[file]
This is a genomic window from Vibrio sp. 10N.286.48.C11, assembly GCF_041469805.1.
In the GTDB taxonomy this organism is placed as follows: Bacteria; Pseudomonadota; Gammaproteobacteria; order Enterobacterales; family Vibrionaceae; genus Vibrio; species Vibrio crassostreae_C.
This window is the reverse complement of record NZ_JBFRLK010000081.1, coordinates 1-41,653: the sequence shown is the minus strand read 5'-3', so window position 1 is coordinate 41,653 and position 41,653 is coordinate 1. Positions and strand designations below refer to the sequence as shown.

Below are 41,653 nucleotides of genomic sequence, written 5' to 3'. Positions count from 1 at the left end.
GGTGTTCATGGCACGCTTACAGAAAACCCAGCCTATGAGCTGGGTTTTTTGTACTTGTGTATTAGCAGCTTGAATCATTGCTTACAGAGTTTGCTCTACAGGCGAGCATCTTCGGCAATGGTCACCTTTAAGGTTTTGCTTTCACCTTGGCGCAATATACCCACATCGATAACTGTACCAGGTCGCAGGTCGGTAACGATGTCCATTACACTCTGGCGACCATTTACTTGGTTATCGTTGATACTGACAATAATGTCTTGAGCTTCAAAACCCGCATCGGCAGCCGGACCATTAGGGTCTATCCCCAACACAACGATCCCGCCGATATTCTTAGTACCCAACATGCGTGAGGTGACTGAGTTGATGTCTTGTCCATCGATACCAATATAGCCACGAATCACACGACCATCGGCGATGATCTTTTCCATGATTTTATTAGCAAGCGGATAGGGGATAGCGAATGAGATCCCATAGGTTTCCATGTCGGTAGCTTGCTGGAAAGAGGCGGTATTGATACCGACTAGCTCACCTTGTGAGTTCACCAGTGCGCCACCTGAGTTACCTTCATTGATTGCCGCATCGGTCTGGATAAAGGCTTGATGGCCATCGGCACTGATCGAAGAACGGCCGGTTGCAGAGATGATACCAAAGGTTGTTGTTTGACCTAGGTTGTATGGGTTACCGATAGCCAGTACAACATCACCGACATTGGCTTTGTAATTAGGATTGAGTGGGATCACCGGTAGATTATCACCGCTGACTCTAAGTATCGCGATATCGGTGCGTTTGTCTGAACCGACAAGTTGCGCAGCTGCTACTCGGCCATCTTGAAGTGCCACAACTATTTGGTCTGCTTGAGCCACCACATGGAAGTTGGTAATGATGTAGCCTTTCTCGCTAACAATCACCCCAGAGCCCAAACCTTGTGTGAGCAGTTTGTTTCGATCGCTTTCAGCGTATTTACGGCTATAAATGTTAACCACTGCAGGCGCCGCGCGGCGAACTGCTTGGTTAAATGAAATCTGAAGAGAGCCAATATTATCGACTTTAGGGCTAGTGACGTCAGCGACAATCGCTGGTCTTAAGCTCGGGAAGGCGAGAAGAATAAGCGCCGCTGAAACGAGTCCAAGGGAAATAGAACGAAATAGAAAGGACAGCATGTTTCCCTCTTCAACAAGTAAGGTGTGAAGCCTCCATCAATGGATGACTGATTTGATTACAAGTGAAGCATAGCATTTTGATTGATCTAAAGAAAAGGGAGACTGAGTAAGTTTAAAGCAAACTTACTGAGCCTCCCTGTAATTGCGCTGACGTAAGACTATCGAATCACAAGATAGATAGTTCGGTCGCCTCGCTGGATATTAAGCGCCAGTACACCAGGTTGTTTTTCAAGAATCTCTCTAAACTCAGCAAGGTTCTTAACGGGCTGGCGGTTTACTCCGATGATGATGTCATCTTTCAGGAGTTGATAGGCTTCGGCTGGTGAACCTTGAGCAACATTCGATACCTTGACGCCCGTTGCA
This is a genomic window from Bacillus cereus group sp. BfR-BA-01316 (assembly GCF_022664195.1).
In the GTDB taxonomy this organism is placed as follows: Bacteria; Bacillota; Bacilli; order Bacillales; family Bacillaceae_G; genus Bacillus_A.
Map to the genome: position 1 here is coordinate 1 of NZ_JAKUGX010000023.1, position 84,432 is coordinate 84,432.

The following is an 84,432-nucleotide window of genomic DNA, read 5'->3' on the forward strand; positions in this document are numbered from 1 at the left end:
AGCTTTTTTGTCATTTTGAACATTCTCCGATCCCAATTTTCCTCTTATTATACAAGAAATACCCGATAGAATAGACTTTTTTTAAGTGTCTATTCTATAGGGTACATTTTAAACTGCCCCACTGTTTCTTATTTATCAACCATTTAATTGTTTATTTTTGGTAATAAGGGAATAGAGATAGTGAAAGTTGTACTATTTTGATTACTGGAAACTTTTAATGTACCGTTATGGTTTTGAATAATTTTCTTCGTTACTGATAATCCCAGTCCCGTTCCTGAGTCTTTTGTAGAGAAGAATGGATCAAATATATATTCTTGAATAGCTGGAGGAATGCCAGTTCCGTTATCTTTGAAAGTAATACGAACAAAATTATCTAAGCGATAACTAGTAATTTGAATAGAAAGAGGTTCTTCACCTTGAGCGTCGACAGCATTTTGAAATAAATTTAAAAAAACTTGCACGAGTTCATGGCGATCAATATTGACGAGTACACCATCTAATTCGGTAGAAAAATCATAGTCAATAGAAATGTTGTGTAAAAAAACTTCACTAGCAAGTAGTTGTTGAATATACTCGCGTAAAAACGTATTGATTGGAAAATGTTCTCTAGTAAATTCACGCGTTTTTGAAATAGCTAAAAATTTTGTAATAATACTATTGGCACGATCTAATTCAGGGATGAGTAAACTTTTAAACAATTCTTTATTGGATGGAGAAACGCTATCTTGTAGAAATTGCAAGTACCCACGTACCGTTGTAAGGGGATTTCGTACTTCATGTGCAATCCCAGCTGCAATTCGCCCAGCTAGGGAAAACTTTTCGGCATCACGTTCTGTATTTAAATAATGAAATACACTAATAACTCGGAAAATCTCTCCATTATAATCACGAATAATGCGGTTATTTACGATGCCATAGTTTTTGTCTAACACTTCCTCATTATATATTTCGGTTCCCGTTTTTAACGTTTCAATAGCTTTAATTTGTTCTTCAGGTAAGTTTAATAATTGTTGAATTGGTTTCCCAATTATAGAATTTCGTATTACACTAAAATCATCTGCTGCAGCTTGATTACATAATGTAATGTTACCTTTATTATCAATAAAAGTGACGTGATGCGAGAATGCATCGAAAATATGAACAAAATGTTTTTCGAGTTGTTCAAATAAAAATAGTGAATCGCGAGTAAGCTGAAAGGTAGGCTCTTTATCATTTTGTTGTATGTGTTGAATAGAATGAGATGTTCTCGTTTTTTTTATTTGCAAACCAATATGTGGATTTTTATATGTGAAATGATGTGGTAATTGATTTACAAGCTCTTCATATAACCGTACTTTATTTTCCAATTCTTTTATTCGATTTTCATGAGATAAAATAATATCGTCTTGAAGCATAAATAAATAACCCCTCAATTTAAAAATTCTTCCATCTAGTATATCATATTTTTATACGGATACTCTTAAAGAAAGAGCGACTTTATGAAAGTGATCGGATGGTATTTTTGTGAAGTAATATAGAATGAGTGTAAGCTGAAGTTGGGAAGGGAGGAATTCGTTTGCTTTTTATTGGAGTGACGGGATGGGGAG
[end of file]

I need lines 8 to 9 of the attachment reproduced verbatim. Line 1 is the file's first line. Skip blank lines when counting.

Map to the genome: position 1 here is coordinate 1 of NZ_JAKUGX010000023.1, position 84,432 is coordinate 84,432.

The following is an 84,432-nucleotide window of genomic DNA, read 5'->3' on the forward strand; positions in this document are numbered from 1 at the left end: